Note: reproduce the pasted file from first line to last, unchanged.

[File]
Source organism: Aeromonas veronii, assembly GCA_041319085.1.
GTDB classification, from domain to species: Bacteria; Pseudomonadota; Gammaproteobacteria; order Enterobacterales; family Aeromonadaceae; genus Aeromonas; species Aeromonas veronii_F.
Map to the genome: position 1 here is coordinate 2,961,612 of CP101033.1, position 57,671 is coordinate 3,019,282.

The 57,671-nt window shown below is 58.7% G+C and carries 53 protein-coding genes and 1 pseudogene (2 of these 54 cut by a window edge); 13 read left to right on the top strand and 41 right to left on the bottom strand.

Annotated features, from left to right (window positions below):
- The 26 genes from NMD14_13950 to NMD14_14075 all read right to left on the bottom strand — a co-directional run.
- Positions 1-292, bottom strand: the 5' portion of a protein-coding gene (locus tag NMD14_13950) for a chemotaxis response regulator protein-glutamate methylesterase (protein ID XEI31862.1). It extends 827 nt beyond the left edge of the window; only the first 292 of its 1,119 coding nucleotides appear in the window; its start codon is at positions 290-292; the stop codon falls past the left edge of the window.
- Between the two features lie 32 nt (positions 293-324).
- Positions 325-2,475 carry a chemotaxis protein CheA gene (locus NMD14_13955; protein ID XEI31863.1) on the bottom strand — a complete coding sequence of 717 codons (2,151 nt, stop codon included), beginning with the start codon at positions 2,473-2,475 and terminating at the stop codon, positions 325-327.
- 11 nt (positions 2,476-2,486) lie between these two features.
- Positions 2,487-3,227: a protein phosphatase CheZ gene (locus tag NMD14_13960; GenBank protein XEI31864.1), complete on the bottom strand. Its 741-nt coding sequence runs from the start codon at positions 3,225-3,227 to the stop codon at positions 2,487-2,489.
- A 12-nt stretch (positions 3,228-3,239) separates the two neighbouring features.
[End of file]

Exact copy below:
Source organism: Aeromonas veronii, assembly GCA_041319085.1.
GTDB classification, from domain to species: Bacteria; Pseudomonadota; Gammaproteobacteria; order Enterobacterales; family Aeromonadaceae; genus Aeromonas; species Aeromonas veronii_F.
Map to the genome: position 1 here is coordinate 2,961,612 of CP101033.1, position 57,671 is coordinate 3,019,282.

The 57,671-nt window shown below is 58.7% G+C and carries 53 protein-coding genes and 1 pseudogene (2 of these 54 cut by a window edge); 13 read left to right on the top strand and 41 right to left on the bottom strand.

Annotated features, from left to right (window positions below):
- The 26 genes from NMD14_13950 to NMD14_14075 all read right to left on the bottom strand — a co-directional run.
- Positions 1-292, bottom strand: the 5' portion of a protein-coding gene (locus tag NMD14_13950) for a chemotaxis response regulator protein-glutamate methylesterase (protein ID XEI31862.1). It extends 827 nt beyond the left edge of the window; only the first 292 of its 1,119 coding nucleotides appear in the window; its start codon is at positions 290-292; the stop codon falls past the left edge of the window.
- Between the two features lie 32 nt (positions 293-324).
- Positions 325-2,475 carry a chemotaxis protein CheA gene (locus NMD14_13955; protein ID XEI31863.1) on the bottom strand — a complete coding sequence of 717 codons (2,151 nt, stop codon included), beginning with the start codon at positions 2,473-2,475 and terminating at the stop codon, positions 325-327.
- 11 nt (positions 2,476-2,486) lie between these two features.
- Positions 2,487-3,227: a protein phosphatase CheZ gene (locus tag NMD14_13960; GenBank protein XEI31864.1), complete on the bottom strand. Its 741-nt coding sequence runs from the start codon at positions 3,225-3,227 to the stop codon at positions 2,487-2,489.
- A 12-nt stretch (positions 3,228-3,239) separates the two neighbouring features.